I got to the Laundromat and went in first without my clothes. I figured I’d stake the place out and make sure I was going to be able to figure it out. I had a bag of quarters, but I wasn’t even sure whether the machines took quarters or some kind of magic card Mr. E had told me about. If they took debit cards, I was all set. Otherwise, if I needed dollar bills, I was in trouble. My wallet has been a dollar-bill-free zone since the late 90’s. Luckily, the machines took quarters, and there were plenty of machines available. I went back to get my clothes. All 4 hampers of them. (What? Like you’ve never let laundry pile up? Don’t be a hater.)

I stood in front of a washing machine, looking at it, as though it was going to guide me through the process. There were instructions that were written on about a first grade level. You’d think I’d be able to figure them out. You’d be wrong, but you’d think that. (Just a side note here – I’m terrible with directions. I can’t read and follow instructions to save my life, especially when I’m nervous. The instructions might as well have been in Japanese.)

So, I successfully got the first machine going. I found out later that I washed my dark clothes in warm water, but hey, overall, I was pretty successful. I even figured out where the laundry detergent should go.

The second load did not go as well. I poured the detergent in the top, as instructed. Then, since I was washing sheets, I poured bleach in the top too. As I poured, I heard it sloshing down into the washer and even felt some splash out onto my feet. Then, I saw the sign that said, “Wait to add bleach until ‘Add bleach’ light comes on.” Oops. Stay in school kids, so you can follow directions.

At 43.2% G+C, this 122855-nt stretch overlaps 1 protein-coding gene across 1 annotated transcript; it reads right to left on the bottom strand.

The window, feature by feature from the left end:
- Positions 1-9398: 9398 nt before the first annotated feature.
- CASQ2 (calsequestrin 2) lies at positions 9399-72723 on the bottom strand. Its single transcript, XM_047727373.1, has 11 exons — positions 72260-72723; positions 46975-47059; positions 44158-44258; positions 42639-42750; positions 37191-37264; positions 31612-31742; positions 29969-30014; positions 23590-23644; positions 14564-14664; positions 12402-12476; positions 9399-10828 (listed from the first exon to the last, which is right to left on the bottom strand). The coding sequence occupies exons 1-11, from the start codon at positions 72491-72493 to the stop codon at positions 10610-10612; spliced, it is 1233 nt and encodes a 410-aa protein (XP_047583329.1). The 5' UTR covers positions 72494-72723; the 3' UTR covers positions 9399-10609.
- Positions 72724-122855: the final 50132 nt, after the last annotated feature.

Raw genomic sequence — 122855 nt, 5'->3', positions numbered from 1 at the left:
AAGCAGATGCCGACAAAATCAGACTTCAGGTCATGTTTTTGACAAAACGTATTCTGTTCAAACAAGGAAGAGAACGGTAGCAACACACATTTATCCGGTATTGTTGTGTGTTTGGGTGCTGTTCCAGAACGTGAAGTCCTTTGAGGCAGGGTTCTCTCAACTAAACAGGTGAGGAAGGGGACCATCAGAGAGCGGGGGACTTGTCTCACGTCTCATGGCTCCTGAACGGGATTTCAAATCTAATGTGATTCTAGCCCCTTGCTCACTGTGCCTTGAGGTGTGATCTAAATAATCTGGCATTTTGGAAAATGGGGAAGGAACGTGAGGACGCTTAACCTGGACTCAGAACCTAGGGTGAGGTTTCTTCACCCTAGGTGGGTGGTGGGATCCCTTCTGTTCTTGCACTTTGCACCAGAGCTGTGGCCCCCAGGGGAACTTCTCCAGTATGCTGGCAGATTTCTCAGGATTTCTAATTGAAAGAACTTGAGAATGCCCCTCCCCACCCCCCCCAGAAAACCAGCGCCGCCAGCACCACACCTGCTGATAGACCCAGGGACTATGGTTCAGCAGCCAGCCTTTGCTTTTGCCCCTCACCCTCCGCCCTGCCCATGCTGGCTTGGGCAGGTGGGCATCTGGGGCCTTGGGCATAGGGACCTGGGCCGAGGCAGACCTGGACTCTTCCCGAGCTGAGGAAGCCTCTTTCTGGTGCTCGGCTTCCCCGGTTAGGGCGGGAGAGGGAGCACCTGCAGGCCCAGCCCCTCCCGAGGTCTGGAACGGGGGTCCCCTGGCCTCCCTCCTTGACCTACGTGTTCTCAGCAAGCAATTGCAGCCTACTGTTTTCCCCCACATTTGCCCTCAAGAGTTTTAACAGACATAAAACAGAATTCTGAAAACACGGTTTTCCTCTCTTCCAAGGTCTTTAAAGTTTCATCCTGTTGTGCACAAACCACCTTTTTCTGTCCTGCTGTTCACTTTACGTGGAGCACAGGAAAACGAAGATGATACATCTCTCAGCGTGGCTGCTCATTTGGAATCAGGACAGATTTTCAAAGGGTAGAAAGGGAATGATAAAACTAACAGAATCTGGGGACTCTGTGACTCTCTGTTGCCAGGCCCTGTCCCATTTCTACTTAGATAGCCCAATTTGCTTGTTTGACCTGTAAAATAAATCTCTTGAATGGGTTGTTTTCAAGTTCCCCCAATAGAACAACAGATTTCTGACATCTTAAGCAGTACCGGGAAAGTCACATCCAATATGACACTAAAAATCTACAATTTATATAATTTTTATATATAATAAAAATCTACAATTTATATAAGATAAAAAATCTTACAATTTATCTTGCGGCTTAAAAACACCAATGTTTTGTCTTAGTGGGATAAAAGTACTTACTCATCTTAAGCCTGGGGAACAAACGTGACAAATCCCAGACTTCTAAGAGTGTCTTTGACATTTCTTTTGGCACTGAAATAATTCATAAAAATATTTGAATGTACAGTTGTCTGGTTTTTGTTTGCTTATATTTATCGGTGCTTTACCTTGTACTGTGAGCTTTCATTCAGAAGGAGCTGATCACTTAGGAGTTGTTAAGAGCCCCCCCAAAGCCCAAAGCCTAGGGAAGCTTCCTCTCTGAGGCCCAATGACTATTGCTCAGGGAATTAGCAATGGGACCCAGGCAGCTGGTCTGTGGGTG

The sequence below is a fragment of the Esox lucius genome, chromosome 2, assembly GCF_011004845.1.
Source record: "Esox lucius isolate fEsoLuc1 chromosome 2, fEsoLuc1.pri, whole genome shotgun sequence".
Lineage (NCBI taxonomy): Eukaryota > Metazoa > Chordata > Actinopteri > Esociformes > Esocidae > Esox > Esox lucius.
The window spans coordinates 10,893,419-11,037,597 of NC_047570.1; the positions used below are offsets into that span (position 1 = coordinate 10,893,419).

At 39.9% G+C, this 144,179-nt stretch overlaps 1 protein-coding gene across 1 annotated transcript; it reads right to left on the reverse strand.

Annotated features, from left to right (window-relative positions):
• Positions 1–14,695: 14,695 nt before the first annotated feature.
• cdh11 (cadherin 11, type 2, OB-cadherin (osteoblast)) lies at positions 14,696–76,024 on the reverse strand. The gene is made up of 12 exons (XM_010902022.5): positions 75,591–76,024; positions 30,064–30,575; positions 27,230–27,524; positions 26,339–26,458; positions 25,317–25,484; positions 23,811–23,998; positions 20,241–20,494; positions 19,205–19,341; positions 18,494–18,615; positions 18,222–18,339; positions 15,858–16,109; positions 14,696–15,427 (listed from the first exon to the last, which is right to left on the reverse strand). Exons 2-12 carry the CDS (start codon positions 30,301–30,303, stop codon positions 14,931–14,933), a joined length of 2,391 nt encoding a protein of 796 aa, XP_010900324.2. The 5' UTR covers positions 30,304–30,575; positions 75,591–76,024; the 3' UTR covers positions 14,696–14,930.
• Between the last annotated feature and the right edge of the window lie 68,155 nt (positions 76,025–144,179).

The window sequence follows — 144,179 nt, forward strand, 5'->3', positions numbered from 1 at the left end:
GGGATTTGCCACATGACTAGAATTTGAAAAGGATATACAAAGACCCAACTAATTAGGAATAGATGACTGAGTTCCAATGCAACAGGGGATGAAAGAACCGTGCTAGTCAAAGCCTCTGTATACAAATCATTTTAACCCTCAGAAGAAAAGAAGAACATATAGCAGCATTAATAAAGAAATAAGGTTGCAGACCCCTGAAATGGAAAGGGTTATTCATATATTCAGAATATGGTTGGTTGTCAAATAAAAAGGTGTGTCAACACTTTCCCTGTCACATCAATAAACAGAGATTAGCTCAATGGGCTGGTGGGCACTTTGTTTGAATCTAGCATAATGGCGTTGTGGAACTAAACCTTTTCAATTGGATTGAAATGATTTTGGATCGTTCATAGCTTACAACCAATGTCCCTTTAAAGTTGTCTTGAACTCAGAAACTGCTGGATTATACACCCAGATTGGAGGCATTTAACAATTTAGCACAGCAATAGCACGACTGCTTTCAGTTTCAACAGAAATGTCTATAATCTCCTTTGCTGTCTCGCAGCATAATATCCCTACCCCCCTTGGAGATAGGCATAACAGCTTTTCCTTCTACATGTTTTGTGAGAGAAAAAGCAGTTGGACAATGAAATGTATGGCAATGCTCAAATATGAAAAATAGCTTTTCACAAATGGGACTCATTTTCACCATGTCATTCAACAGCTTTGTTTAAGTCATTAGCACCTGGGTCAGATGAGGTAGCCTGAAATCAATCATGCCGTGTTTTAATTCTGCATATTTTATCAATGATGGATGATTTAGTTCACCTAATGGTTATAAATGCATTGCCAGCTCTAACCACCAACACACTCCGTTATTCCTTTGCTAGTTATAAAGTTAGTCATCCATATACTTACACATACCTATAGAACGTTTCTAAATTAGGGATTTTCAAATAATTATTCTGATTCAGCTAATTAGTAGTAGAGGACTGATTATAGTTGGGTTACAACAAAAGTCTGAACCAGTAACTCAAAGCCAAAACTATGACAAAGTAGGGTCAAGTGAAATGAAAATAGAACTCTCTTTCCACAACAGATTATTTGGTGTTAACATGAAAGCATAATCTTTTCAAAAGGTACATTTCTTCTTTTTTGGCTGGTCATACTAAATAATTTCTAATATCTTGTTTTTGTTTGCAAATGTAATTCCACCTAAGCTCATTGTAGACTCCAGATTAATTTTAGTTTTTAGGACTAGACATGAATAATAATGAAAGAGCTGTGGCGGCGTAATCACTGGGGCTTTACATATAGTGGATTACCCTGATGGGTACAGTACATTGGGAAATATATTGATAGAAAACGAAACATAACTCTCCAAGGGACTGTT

I stood there thinking about what to do now. My blankets were white, so at first, I thought I would just load them first to avoid bleaching out the red sheets. Then, it occurred to me that I had not put my money in the machine yet. If I switched machines, I would only be losing a cup full of detergent and the bleach that I had poured in.

And, I would just like to take a moment to apologize to whoever decides to use the machine I abandoned. I still feel really guilty about leaving the machine. However, if you take the time to read the directions, they say, “Check machine before placing clothing inside.” Hopefully, you can read better than I can.

I got all four loads of laundry going and waited. Really, by the time I navigated my way through loading dirty clothes, pouring detergent and feeding quarters to the machines, the first machine was just about finished. There wasn’t much time to wait.

As the machines finished, I took the wet clothes and loaded them into the monster dryers. These suckers were so big, a family could live in there. (Note to self…remember that if things don’t work out at your mother-in-law’s house.)

I started loading quarters into the machine, but it wasn’t working. I stood there for a minute, attempting to actually READ the directions and realized I was feeding them in the wrong slot.